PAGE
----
by Samuel Kling
Design and public health have intellectual linkages that stretch at least to the mid-nineteenth century, and involve ideas and people that public health professionals would scarcely recognize as their predecessors. In the United States, a high point in this relationship took place during the wave of rapid urbanization during the late nineteenth century. With this physical transformation came a host of social transformations brought by industrialization: extreme poverty and extreme wealth, multiethnic populations, and astounding physical chaos. One historian writes that epidemics of disease, social strife, and the prospect of class conflict proved so threatening to Americans in the late nineteenth century that many viewed the modern city as synonymous with disorder. The remedy for the disordered city was determined to be the public park, a reform initiative that brought an impressive level of design-driven change to city landscapes that endures today.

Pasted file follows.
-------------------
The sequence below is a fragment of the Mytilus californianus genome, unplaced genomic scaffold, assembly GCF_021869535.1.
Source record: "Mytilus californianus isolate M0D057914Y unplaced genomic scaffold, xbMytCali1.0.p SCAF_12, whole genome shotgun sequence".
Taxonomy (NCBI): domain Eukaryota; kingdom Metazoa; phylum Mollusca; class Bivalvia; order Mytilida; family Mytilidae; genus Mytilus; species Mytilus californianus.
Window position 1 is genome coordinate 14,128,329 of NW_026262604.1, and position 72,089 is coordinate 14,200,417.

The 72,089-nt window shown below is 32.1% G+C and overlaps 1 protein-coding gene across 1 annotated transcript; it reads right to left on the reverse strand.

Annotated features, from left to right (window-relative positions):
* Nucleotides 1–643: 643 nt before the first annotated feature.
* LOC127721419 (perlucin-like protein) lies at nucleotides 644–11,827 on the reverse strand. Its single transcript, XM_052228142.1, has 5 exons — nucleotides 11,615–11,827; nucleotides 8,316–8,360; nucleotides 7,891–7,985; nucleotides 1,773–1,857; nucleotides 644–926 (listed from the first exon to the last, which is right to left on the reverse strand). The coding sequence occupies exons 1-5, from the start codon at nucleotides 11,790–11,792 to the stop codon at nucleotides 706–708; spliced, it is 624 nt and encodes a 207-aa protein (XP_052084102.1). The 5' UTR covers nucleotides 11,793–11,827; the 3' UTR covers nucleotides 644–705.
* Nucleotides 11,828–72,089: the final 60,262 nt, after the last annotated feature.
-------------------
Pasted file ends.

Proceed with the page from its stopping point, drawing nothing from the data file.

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Image of Chicago's Lincoln Park from Wikimedia Commons.
Samuel Kling is a History PhD candidate at NU. His dissertation, “Taming the Crabgrass Frontier: Regional Planning and the Metropolitan Idea in Chicago, 1900-1935,” rethinks the origins of mass suburbanization and metropolitan inequality in the US, focusing on the influential regional planning movement in Chicago.